News / Animation

Aardman’s first VR animation transports users to the heart of the refugee crisis


Aardman and BBC Research & Development have released We Wait, a virtual reality experience that gives users a visceral depiction of a migrants journey from Turkey to Greece. The film will be previewed on 16 August at Publicis UK for the exhibition, There’s a Good Immigrant, which is set to “celebrate the creativity and diverse perspectives that migrants bring to British culture and the creative industries,” says Publicis UK in an announcement.

Built for the Oculus Rift VR headset as part of the BBC’s work exploring the potential of VR for future audiences, We Wait will be Aardman’s first interactive VR animation. Based on accounts gathered by BBC News, the “hard-hitting” VR film tells real life stories of refugees centred around the current crisis. The subject matter demonstrates a technical and well-researched production that moves away from traditional reporting, while highlighting the “sense of suspense and anticipation” felt by “displaced” people travelling to Europe.

Alongside Aardman’s film, the exhibition will bring together artists — who are migrants themselves, second-generation migrants and those whose work reflects on the topic. The show will present various mediums, including painting, photography, sculpture, collage, spoken work and virtual reality animation. Visual and spoken word artists include Ildikó Buckley, David Buonaguidi, Suchi Chidambaram, Inua Ellams, Alison Jackson, Bob and Roberta Smith, Hormazd Narielwalla and many others.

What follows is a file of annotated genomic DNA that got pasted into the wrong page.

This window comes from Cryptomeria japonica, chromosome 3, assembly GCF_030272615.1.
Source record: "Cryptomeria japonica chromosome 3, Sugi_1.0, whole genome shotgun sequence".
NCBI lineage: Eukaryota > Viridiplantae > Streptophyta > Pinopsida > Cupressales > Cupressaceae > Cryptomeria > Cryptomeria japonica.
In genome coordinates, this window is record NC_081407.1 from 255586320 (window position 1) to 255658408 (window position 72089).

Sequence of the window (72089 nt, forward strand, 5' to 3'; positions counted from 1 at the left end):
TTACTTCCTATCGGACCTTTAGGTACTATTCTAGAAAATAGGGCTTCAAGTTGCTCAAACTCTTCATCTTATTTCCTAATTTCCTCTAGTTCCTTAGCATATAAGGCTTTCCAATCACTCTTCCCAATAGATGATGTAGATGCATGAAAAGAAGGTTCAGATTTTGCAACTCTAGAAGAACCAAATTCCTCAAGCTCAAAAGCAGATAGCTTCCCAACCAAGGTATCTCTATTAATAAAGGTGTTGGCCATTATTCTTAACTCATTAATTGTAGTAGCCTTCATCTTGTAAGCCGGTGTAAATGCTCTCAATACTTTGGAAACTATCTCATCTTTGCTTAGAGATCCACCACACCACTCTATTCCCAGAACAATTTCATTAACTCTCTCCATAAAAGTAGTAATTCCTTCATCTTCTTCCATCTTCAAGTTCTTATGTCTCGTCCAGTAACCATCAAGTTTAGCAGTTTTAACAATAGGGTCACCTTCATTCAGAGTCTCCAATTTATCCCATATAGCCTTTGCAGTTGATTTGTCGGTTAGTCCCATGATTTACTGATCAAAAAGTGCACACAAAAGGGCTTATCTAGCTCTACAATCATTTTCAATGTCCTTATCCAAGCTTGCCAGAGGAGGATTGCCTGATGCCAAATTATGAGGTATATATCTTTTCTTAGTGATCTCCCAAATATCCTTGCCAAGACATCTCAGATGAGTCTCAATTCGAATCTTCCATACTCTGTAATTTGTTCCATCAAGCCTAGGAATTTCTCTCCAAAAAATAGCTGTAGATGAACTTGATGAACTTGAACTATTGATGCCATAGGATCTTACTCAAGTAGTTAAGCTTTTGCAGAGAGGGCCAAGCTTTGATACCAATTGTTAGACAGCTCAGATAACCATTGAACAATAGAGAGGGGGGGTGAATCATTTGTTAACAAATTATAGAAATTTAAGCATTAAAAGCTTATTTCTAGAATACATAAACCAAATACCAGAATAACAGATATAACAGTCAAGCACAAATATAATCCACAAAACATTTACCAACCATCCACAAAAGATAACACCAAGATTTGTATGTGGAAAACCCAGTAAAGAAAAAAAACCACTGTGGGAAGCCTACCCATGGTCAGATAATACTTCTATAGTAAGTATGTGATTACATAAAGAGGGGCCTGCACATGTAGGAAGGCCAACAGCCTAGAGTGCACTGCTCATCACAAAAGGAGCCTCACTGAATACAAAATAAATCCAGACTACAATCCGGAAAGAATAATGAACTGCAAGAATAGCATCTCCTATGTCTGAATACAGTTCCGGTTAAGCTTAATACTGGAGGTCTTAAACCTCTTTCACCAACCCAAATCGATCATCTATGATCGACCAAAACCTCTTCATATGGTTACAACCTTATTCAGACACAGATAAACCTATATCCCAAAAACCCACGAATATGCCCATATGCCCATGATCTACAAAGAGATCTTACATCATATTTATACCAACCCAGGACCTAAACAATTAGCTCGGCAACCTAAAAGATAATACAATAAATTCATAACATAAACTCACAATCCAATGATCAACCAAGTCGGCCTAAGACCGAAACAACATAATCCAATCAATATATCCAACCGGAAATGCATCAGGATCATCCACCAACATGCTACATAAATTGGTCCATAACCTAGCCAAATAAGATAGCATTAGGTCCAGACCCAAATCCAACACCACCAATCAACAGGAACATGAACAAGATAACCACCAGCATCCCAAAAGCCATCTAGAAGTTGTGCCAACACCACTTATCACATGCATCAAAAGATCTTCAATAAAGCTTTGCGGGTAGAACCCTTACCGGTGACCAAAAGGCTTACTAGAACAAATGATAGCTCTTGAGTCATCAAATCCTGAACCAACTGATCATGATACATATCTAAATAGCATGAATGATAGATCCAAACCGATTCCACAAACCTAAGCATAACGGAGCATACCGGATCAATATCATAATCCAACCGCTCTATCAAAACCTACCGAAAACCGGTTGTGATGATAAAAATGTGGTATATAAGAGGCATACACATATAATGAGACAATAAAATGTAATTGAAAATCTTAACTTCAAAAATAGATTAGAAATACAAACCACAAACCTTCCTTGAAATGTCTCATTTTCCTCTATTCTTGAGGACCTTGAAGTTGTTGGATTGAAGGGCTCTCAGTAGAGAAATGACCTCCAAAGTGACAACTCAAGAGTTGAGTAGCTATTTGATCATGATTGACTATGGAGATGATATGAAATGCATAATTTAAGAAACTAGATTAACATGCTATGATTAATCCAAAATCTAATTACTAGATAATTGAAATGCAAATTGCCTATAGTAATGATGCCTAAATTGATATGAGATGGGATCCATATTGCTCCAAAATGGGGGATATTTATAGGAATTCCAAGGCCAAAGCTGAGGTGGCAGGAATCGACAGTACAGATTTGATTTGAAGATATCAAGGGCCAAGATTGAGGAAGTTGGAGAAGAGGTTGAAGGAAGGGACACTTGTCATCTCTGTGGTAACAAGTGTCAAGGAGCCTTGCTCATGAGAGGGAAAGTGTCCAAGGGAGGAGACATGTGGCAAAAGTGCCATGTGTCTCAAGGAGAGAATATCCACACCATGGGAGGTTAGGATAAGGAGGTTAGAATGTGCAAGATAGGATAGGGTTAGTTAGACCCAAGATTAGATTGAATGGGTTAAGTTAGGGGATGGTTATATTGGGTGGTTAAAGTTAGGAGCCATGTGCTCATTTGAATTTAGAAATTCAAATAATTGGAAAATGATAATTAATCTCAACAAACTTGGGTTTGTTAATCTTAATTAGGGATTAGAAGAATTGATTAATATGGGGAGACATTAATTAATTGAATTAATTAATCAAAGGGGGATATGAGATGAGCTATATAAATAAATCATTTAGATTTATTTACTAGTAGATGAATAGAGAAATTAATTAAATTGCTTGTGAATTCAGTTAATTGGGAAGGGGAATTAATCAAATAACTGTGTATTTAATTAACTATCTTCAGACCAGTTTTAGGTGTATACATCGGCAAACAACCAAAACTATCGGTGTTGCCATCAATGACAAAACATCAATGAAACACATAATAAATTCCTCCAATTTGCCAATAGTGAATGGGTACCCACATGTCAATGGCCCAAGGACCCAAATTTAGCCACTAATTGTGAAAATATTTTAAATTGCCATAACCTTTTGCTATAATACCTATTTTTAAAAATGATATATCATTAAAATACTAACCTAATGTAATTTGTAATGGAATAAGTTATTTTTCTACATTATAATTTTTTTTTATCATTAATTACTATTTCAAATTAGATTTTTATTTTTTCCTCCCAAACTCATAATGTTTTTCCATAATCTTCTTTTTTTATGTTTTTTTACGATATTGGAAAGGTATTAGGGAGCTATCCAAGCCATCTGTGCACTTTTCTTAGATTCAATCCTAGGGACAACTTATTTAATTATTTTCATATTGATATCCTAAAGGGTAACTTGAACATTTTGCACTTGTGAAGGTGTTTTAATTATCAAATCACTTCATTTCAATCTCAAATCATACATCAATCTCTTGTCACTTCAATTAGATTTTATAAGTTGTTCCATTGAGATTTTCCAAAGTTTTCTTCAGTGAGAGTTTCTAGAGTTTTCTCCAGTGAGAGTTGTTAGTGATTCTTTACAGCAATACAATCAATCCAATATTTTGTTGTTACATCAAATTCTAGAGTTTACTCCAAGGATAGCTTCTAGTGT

Immigration Is A Good Thing For British Culture by Bob and Roberta Smith will be one of the “highlight works” at the show. The pair are well-known for raising awareness through protest art. “Art is necessarily an international language. Immigration to Britain has made Britain an amazing culture, stronger with depth of appreciation of others woven into it. We are not an ignorant or naive monoculture, we are a polyphonic multi-faceted super abundant multiculture,” say the duo.

Jo Wallace, creative director at Publicis UK spoke about the reasons behind the There’s a Good Immigrant exhibition: “The UK has a wonderfully rich cultural heritage, resulting from generations of different communities coming together, enriching society and inspiring new entrepreneurial visions,” she says. “We need to reflect this melting pot of talent, with diverse voices, skin tones and perspectives in ads and that starts with welcoming greater diversity into agencies and marketing departments. With There’s a Good Immigrant, we aim to not only inspire clients and creatives from all backgrounds but also to provoke positive debate within the wider industry and beyond.”

There’s a Good Immigrant will run from 17 August – 1 September 2017 at Publicis UK, 82 Baker Street, London. Funds raised through the artwork sales at the exhibition will be donated to the arts charity Iniva, the Institute of International Visual Arts.


Aardman: We Wait


Aardman: We Wait


Aardman: We Wait


Aardman: We Wait


Bob and Roberta Smith


Dave Buonaguidi: You Are Here


Hormazd Narielwalla